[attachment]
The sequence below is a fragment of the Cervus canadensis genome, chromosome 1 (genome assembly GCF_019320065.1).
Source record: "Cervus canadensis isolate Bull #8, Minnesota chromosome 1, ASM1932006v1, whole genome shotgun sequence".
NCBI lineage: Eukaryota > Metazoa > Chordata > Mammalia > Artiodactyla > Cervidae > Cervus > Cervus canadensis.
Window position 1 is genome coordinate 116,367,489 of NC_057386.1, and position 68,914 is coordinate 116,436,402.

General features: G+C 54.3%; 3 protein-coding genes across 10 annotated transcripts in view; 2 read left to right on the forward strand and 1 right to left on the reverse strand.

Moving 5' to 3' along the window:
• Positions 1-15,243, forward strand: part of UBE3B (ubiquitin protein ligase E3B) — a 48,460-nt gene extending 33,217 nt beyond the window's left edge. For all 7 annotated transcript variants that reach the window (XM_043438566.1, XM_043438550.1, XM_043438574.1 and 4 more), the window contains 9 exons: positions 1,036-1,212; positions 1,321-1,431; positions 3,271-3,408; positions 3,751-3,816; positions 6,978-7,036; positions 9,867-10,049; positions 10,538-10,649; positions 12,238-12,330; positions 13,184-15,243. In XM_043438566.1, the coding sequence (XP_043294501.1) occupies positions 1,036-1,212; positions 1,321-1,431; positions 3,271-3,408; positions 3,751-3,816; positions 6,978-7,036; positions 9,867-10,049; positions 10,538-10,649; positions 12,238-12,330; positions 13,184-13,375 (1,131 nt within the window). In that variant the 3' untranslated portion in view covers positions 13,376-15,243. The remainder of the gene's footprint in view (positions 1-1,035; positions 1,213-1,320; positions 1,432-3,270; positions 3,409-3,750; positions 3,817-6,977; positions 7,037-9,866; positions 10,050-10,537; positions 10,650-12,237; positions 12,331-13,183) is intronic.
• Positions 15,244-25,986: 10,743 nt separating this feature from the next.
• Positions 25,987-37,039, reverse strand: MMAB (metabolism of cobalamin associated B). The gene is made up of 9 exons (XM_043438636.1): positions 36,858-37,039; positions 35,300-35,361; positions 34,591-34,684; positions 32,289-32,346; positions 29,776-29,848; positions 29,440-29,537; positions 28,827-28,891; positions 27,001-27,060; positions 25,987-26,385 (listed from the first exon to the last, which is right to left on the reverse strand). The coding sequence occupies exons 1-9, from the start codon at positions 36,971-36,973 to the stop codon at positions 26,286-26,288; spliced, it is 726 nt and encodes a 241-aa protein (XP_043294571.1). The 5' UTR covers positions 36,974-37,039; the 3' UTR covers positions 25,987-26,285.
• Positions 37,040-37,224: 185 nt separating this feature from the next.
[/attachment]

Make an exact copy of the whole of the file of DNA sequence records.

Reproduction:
The sequence below is a fragment of the Cervus canadensis genome, chromosome 1 (genome assembly GCF_019320065.1).
Source record: "Cervus canadensis isolate Bull #8, Minnesota chromosome 1, ASM1932006v1, whole genome shotgun sequence".
NCBI lineage: Eukaryota > Metazoa > Chordata > Mammalia > Artiodactyla > Cervidae > Cervus > Cervus canadensis.
Window position 1 is genome coordinate 116,367,489 of NC_057386.1, and position 68,914 is coordinate 116,436,402.

General features: G+C 54.3%; 3 protein-coding genes across 10 annotated transcripts in view; 2 read left to right on the forward strand and 1 right to left on the reverse strand.

Moving 5' to 3' along the window:
• Positions 1-15,243, forward strand: part of UBE3B (ubiquitin protein ligase E3B) — a 48,460-nt gene extending 33,217 nt beyond the window's left edge. For all 7 annotated transcript variants that reach the window (XM_043438566.1, XM_043438550.1, XM_043438574.1 and 4 more), the window contains 9 exons: positions 1,036-1,212; positions 1,321-1,431; positions 3,271-3,408; positions 3,751-3,816; positions 6,978-7,036; positions 9,867-10,049; positions 10,538-10,649; positions 12,238-12,330; positions 13,184-15,243. In XM_043438566.1, the coding sequence (XP_043294501.1) occupies positions 1,036-1,212; positions 1,321-1,431; positions 3,271-3,408; positions 3,751-3,816; positions 6,978-7,036; positions 9,867-10,049; positions 10,538-10,649; positions 12,238-12,330; positions 13,184-13,375 (1,131 nt within the window). In that variant the 3' untranslated portion in view covers positions 13,376-15,243. The remainder of the gene's footprint in view (positions 1-1,035; positions 1,213-1,320; positions 1,432-3,270; positions 3,409-3,750; positions 3,817-6,977; positions 7,037-9,866; positions 10,050-10,537; positions 10,650-12,237; positions 12,331-13,183) is intronic.
• Positions 15,244-25,986: 10,743 nt separating this feature from the next.
• Positions 25,987-37,039, reverse strand: MMAB (metabolism of cobalamin associated B). The gene is made up of 9 exons (XM_043438636.1): positions 36,858-37,039; positions 35,300-35,361; positions 34,591-34,684; positions 32,289-32,346; positions 29,776-29,848; positions 29,440-29,537; positions 28,827-28,891; positions 27,001-27,060; positions 25,987-26,385 (listed from the first exon to the last, which is right to left on the reverse strand). The coding sequence occupies exons 1-9, from the start codon at positions 36,971-36,973 to the stop codon at positions 26,286-26,288; spliced, it is 726 nt and encodes a 241-aa protein (XP_043294571.1). The 5' UTR covers positions 36,974-37,039; the 3' UTR covers positions 25,987-26,285.
• Positions 37,040-37,224: 185 nt separating this feature from the next.